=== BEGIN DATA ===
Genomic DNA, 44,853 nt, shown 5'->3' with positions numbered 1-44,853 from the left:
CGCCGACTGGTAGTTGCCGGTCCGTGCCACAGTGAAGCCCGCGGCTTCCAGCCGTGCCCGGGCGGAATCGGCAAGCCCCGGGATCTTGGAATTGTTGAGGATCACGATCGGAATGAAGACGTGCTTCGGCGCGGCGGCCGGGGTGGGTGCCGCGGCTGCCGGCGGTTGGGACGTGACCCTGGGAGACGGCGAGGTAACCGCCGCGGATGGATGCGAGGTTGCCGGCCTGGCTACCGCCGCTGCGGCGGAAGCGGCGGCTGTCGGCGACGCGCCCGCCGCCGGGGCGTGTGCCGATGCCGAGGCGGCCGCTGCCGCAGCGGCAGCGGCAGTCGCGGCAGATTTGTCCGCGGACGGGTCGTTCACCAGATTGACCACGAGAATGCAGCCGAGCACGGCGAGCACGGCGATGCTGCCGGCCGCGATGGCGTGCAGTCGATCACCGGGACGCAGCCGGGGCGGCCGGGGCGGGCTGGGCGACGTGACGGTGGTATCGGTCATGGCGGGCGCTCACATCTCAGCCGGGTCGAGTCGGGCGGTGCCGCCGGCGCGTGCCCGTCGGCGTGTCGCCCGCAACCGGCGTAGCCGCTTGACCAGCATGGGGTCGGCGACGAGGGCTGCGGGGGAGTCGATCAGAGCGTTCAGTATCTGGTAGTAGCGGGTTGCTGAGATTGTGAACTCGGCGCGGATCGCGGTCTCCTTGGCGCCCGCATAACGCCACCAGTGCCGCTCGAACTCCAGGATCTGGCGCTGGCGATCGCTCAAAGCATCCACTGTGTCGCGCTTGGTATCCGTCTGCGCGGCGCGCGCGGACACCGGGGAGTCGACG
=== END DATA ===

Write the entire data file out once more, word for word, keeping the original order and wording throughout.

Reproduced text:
Genomic DNA, 44,853 nt, shown 5'->3' with positions numbered 1-44,853 from the left:
CGCCGACTGGTAGTTGCCGGTCCGTGCCACAGTGAAGCCCGCGGCTTCCAGCCGTGCCCGGGCGGAATCGGCAAGCCCCGGGATCTTGGAATTGTTGAGGATCACGATCGGAATGAAGACGTGCTTCGGCGCGGCGGCCGGGGTGGGTGCCGCGGCTGCCGGCGGTTGGGACGTGACCCTGGGAGACGGCGAGGTAACCGCCGCGGATGGATGCGAGGTTGCCGGCCTGGCTACCGCCGCTGCGGCGGAAGCGGCGGCTGTCGGCGACGCGCCCGCCGCCGGGGCGTGTGCCGATGCCGAGGCGGCCGCTGCCGCAGCGGCAGCGGCAGTCGCGGCAGATTTGTCCGCGGACGGGTCGTTCACCAGATTGACCACGAGAATGCAGCCGAGCACGGCGAGCACGGCGATGCTGCCGGCCGCGATGGCGTGCAGTCGATCACCGGGACGCAGCCGGGGCGGCCGGGGCGGGCTGGGCGACGTGACGGTGGTATCGGTCATGGCGGGCGCTCACATCTCAGCCGGGTCGAGTCGGGCGGTGCCGCCGGCGCGTGCCCGTCGGCGTGTCGCCCGCAACCGGCGTAGCCGCTTGACCAGCATGGGGTCGGCGACGAGGGCTGCGGGGGAGTCGATCAGAGCGTTCAGTATCTGGTAGTAGCGGGTTGCTGAGATTGTGAACTCGGCGCGGATCGCGGTCTCCTTGGCGCCCGCATAACGCCACCAGTGCCGCTCGAACTCCAGGATCTGGCGCTGGCGATCGCTCAAAGCATCCACTGTGTCGCGCTTGGTATCCGTCTGCGCGGCGCGCGCGGACACCGGGGAGTCGACG